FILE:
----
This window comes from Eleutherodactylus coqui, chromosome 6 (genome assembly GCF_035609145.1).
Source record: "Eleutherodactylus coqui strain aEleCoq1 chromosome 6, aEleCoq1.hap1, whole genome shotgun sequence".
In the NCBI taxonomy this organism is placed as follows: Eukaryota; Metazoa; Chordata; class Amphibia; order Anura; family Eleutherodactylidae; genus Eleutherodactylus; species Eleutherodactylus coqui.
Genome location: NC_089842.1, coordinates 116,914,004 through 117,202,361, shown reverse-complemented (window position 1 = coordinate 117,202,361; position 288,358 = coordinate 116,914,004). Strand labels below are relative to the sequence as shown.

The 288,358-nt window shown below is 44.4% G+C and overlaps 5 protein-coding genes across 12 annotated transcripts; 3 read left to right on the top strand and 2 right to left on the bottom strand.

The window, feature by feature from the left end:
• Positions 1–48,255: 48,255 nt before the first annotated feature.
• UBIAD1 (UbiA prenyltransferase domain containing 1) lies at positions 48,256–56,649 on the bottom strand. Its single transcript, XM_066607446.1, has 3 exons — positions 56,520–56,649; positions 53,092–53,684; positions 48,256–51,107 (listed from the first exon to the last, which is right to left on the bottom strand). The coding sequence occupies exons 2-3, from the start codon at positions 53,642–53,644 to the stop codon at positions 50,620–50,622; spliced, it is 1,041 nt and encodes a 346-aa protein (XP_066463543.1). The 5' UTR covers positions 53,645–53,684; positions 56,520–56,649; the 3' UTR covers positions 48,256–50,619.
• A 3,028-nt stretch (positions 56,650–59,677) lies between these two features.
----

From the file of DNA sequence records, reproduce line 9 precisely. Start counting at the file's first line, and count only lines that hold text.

• A 3,028-nt stretch (positions 56,650–59,677) lies between these two features.